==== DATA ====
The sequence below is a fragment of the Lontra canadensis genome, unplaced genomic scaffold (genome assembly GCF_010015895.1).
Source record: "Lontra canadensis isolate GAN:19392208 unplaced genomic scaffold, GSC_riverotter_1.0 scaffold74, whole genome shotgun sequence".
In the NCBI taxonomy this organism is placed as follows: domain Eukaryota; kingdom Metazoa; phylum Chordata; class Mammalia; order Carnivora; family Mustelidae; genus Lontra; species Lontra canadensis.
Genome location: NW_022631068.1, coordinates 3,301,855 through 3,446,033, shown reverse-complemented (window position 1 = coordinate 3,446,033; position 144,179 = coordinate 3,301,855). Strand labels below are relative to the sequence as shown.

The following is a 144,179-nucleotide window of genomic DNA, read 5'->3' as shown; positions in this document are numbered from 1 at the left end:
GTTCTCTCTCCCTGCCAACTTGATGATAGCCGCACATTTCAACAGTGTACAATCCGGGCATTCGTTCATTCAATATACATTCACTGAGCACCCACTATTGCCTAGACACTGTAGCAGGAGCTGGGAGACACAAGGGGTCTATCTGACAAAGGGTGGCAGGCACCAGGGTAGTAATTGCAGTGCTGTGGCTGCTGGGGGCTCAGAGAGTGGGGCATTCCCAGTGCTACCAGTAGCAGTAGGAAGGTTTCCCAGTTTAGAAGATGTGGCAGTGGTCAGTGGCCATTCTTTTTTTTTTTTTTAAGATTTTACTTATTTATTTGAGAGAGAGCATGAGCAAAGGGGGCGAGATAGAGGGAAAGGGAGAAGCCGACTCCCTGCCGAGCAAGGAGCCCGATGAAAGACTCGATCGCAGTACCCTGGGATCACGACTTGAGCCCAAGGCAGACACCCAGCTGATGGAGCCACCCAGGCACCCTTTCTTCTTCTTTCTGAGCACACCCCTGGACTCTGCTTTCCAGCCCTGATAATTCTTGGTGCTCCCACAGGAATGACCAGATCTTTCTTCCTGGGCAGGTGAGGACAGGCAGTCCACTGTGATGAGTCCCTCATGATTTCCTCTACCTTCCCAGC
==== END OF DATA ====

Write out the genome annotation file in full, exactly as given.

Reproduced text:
The sequence below is a fragment of the Lontra canadensis genome, unplaced genomic scaffold (genome assembly GCF_010015895.1).
Source record: "Lontra canadensis isolate GAN:19392208 unplaced genomic scaffold, GSC_riverotter_1.0 scaffold74, whole genome shotgun sequence".
In the NCBI taxonomy this organism is placed as follows: domain Eukaryota; kingdom Metazoa; phylum Chordata; class Mammalia; order Carnivora; family Mustelidae; genus Lontra; species Lontra canadensis.
Genome location: NW_022631068.1, coordinates 3,301,855 through 3,446,033, shown reverse-complemented (window position 1 = coordinate 3,446,033; position 144,179 = coordinate 3,301,855). Strand labels below are relative to the sequence as shown.

The following is a 144,179-nucleotide window of genomic DNA, read 5'->3' as shown; positions in this document are numbered from 1 at the left end:
GTTCTCTCTCCCTGCCAACTTGATGATAGCCGCACATTTCAACAGTGTACAATCCGGGCATTCGTTCATTCAATATACATTCACTGAGCACCCACTATTGCCTAGACACTGTAGCAGGAGCTGGGAGACACAAGGGGTCTATCTGACAAAGGGTGGCAGGCACCAGGGTAGTAATTGCAGTGCTGTGGCTGCTGGGGGCTCAGAGAGTGGGGCATTCCCAGTGCTACCAGTAGCAGTAGGAAGGTTTCCCAGTTTAGAAGATGTGGCAGTGGTCAGTGGCCATTCTTTTTTTTTTTTTTAAGATTTTACTTATTTATTTGAGAGAGAGCATGAGCAAAGGGGGCGAGATAGAGGGAAAGGGAGAAGCCGACTCCCTGCCGAGCAAGGAGCCCGATGAAAGACTCGATCGCAGTACCCTGGGATCACGACTTGAGCCCAAGGCAGACACCCAGCTGATGGAGCCACCCAGGCACCCTTTCTTCTTCTTTCTGAGCACACCCCTGGACTCTGCTTTCCAGCCCTGATAATTCTTGGTGCTCCCACAGGAATGACCAGATCTTTCTTCCTGGGCAGGTGAGGACAGGCAGTCCACTGTGATGAGTCCCTCATGATTTCCTCTACCTTCCCAGC